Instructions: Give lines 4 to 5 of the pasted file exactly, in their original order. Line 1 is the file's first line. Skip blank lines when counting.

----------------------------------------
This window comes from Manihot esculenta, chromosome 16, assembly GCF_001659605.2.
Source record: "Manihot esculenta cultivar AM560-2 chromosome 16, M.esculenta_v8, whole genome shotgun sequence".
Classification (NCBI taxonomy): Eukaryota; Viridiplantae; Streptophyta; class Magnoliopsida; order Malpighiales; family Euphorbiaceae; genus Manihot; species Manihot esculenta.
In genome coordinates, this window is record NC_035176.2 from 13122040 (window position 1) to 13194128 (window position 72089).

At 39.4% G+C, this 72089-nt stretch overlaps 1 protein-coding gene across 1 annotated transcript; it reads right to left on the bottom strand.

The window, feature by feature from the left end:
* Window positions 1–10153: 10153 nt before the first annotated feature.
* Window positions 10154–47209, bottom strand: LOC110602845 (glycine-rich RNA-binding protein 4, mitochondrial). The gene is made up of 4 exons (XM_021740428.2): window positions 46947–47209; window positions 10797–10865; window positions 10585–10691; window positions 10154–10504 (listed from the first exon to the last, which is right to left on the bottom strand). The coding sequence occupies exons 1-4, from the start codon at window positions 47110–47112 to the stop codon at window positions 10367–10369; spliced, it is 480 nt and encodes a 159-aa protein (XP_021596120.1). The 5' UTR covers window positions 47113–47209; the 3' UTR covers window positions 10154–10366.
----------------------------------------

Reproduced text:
In genome coordinates, this window is record NC_035176.2 from 13122040 (window position 1) to 13194128 (window position 72089).

At 39.4% G+C, this 72089-nt stretch overlaps 1 protein-coding gene across 1 annotated transcript; it reads right to left on the bottom strand.